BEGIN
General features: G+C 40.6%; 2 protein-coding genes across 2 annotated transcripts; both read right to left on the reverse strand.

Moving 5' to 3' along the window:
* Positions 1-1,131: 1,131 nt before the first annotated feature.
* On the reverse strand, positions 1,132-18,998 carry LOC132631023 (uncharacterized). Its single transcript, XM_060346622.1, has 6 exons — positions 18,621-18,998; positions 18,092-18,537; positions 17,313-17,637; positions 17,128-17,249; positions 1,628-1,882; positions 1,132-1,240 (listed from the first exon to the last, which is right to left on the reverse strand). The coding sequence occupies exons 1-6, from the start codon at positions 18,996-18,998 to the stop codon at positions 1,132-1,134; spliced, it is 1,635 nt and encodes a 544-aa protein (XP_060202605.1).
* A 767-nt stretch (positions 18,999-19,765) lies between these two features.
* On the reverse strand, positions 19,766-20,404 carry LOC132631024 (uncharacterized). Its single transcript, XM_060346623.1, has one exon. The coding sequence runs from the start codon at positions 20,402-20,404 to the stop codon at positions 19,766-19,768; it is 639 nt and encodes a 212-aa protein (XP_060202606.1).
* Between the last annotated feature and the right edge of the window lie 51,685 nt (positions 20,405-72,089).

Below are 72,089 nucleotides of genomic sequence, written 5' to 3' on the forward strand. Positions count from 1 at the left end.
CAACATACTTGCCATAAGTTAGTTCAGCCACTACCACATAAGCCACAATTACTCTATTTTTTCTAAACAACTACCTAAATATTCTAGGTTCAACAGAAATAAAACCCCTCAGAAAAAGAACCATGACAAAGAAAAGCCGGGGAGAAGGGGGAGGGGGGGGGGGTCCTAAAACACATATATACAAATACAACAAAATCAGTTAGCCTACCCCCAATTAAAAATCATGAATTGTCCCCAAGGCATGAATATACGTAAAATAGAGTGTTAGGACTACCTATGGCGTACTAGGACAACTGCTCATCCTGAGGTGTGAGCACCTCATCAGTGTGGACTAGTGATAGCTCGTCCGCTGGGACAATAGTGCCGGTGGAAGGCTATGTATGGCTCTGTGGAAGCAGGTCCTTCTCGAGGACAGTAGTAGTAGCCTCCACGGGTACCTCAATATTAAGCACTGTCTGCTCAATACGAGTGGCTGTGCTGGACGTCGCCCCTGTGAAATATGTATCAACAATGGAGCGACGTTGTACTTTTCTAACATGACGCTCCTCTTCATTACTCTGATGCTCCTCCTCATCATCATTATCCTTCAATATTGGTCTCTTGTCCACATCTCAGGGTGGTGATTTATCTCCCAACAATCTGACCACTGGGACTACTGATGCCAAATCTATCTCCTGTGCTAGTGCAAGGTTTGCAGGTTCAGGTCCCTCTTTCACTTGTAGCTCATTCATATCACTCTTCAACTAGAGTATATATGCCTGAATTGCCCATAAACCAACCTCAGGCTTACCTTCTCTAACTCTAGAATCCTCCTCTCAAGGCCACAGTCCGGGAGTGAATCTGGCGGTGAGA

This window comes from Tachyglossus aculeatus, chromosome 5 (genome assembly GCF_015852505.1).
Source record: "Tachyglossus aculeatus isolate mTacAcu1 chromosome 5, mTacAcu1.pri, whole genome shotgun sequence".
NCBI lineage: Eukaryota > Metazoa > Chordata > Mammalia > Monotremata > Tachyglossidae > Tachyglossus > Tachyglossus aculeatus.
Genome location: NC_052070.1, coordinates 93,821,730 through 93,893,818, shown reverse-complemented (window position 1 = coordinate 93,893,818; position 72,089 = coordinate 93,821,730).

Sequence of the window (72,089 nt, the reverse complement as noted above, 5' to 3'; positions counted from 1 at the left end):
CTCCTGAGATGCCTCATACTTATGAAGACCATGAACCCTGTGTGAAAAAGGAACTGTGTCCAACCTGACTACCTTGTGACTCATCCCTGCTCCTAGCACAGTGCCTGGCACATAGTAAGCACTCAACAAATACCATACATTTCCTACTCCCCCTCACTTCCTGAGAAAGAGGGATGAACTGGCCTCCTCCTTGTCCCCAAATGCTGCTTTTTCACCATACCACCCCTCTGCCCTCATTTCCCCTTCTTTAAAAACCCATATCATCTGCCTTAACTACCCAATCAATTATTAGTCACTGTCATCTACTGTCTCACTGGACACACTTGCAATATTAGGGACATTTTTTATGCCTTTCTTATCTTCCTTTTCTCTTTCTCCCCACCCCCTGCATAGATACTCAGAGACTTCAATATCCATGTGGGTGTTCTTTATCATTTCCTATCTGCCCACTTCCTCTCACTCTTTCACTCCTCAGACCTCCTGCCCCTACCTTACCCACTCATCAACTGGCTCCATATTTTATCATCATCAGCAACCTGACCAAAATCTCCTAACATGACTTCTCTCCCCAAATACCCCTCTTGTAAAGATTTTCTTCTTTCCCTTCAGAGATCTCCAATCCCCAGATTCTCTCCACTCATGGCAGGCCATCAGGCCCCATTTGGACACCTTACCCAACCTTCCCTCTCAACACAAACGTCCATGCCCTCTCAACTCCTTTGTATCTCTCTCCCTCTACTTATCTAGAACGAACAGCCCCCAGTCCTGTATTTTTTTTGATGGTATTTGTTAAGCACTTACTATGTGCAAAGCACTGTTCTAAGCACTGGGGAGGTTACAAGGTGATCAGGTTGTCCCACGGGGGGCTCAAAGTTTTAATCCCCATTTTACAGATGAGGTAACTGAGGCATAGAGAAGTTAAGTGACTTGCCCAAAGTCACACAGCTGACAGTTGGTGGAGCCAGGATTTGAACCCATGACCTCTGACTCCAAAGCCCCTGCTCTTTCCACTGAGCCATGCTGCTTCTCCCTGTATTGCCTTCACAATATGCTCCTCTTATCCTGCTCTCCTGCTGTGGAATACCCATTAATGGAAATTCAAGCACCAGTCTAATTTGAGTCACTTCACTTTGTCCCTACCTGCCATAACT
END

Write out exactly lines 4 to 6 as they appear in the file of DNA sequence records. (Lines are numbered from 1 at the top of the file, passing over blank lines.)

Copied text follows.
* On the reverse strand, positions 1,132-18,998 carry LOC132631023 (uncharacterized). Its single transcript, XM_060346622.1, has 6 exons — positions 18,621-18,998; positions 18,092-18,537; positions 17,313-17,637; positions 17,128-17,249; positions 1,628-1,882; positions 1,132-1,240 (listed from the first exon to the last, which is right to left on the reverse strand). The coding sequence occupies exons 1-6, from the start codon at positions 18,996-18,998 to the stop codon at positions 1,132-1,134; spliced, it is 1,635 nt and encodes a 544-aa protein (XP_060202605.1).
* A 767-nt stretch (positions 18,999-19,765) lies between these two features.
* On the reverse strand, positions 19,766-20,404 carry LOC132631024 (uncharacterized). Its single transcript, XM_060346623.1, has one exon. The coding sequence runs from the start codon at positions 20,402-20,404 to the stop codon at positions 19,766-19,768; it is 639 nt and encodes a 212-aa protein (XP_060202606.1).